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How to Create a WordPress Child-Theme


by Charles S. Mombo

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How to Create a WordPress Child-Theme
How to Create a WordPress Child-Theme

It would be remiss of me not to acknowledge the outstanding community of WordPress volunteers, supporters and users who have already solved many of the toughest challenges by providing the world's most powerful and FREE web publishing software.

What is WordPress?

Unlike what most people think, WordPress is not only used to create beautiful blogs. It is also used to create outstanding websites.

According to WordPress' website, “At the core of WordPress is a dumb-simple interface similar to the desktop publishing software you use today. With no coding experience or expert knowledge necessary, the learning curve is often about as short as typing in your site’s URL and logging in. In fact, most users are able to pick up the basics without any training at all. Interfaces are polished and easy to use, and are the result of years of refinement. It’s the power of Microsoft Word with the intuitiveness of an iPhone.”

The foundation or cornerstone of WordPress is centered around or driven by plugins and themes.

Plugins are widget-like tools designed by the general community of WordPress' volunteers, supporters and users to extend the functionality of the base application – WordPress. Thanks to plugins, no two WordPress websites or blogs have to look the same. Plugins allow users to customize their respective websites as they choose. WordPress plugin directory has about 24,000 free plugins.

Themes are basically the same as templates; or, cover pages with nicely styled or formatted tables – Cascading Style Sheets (CSS).  For a very basic and elementary definition, CSS is a style sheet language that beautifully formats the look of your website.  WordPress' theme directory has about 1,700 free themes. Many websites online sell or customize templates.

WordPress’ theme folder is located in wp-content/themes directory and the plugins are located in wp-content/plugins directory.

What is a WordPress Child-Theme?

A WordPress child-theme is a theme that inherits the functionality and characteristics of the main or parent theme. Child-theme is used when you want to customize or modify your theme/ template files beyond just the CSS. It is used to prevent you from mistakenly overwriting any changes you might have made prior to a newer version of the theme. In essence, a child-theme is very necessary. It definitely helps in preventing disaster especially with a customer’s website that you might have customized. For this and other reasons, child themes are the recommended way of making modifications to a theme. Again, upgrade to the theme will not override changes made prior to a new version of the theme.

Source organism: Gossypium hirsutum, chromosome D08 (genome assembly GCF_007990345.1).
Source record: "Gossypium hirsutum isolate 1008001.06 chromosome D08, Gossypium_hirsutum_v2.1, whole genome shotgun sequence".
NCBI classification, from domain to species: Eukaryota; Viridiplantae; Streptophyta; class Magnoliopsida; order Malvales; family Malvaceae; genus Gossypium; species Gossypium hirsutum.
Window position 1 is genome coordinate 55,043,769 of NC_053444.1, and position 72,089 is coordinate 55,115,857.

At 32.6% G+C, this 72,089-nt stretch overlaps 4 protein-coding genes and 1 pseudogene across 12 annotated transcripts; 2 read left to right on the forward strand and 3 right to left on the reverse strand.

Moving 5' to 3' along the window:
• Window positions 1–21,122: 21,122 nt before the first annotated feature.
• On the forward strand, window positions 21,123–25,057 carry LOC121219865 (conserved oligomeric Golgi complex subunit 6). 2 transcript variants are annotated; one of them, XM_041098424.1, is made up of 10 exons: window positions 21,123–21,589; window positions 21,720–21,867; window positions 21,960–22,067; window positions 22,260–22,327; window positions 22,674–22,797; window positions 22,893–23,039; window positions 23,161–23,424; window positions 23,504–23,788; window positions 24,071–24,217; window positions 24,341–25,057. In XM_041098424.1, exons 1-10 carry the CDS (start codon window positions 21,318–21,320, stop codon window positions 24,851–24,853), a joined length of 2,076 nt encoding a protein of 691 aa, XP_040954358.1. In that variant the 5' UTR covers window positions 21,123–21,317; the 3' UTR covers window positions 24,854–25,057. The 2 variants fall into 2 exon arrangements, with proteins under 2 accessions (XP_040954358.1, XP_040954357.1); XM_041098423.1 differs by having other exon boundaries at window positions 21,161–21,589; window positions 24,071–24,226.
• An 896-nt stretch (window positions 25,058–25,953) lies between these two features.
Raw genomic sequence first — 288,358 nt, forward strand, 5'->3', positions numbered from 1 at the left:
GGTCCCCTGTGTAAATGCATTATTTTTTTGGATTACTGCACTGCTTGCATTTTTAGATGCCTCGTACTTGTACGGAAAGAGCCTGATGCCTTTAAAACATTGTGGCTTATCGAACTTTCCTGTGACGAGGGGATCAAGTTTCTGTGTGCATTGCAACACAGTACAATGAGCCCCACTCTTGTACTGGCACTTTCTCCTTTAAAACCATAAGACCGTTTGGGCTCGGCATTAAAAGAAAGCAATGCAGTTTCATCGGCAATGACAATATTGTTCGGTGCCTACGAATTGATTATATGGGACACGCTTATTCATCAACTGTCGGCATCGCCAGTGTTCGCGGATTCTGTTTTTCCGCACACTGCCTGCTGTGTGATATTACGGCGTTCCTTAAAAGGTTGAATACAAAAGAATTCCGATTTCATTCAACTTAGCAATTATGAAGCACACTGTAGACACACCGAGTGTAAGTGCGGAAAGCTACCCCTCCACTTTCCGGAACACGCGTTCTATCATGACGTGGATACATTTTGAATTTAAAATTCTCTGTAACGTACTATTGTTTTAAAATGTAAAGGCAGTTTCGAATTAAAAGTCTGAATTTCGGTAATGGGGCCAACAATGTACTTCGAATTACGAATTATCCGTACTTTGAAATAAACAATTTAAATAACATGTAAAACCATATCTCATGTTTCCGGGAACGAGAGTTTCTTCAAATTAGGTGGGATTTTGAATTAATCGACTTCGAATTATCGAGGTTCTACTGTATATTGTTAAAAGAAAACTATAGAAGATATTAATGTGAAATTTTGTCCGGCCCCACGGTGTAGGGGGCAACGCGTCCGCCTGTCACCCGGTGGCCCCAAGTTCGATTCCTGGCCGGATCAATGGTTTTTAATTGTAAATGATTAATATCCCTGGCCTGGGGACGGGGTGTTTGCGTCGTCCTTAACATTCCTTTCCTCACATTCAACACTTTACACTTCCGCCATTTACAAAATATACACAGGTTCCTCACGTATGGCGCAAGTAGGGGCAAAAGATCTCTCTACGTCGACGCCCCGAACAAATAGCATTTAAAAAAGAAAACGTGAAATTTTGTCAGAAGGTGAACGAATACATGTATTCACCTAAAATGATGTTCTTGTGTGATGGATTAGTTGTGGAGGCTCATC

Directory Structure of a Child-Theme

Assuming that “Mombo,” is the name of your parent theme, the child-theme should be in the following format – “Mombo-child”. Both “Mombo” and “Mombo-child” must be located in wp-content/themes/Mombo and wp-content/themes/Mombo-child respectively. wp-content/themes/Mombo-child/style.css must at least contain @import url("../mombo/style.css"). Additionally, one could add only the portion of the style.css that was modified into the child-theme.

Instead of reinventing the wheel, I have added the directory structure from WordPress’ website. Within the below example, WordPress uses Twenty Twelve – the default theme WordPress 3.5.

A child theme resides in its own directory in wp-content/themes. The scheme below shows the location of a child theme along with its parent theme (Twenty Twelve) in a typical WordPress directory structure:

  •     site_root (www)
    •         wp-content

      • themes (directory where all themes are)

        • twentytwelve (directory of parent theme, Twenty Twelve)
        • twentytwelve-child (directory of our child theme)

          • style.css (required file in a child theme; must be named style.css)

This directory can contain as little as a style.css file, and as much as any full-fledged WordPress theme contains:

1. style.css (required)
2. functions.php (optional)
3. Template files (optional)
4. Other files (optional)

About the Author:

Charles Mombo worked at Computer Associates, Inc. as a Software Quality Engineer for seven years, Böwe Bell & Howell, for seven years as a Technical Support Analyst with their ACF2/MVS mainframe security product line.

He has an assorted background in LAMP (Linux, Apache, MySQL and PHP) and Operating Systems such as UNIX, Linux Red Hat, MVS, Windows, MVS/XA, and MVS/ESA.

He holds a Bachelor of Science degree in Computer Science; a Master of Science degree in Management Information Systems (MSMIS), and a Master degree in Business Administration (MBA). As an Adjunct Professor, he teaches Computer Science and Business at couple of colleges.

As the director of monetization and product marketing, Charles front-ends WordPress with open source applications on most of the 170 websites own by wwclick.com. wwclick.com, Inc. is a marketing strategy, search engine optimization (SEO) and social media consulting firm founded by him.

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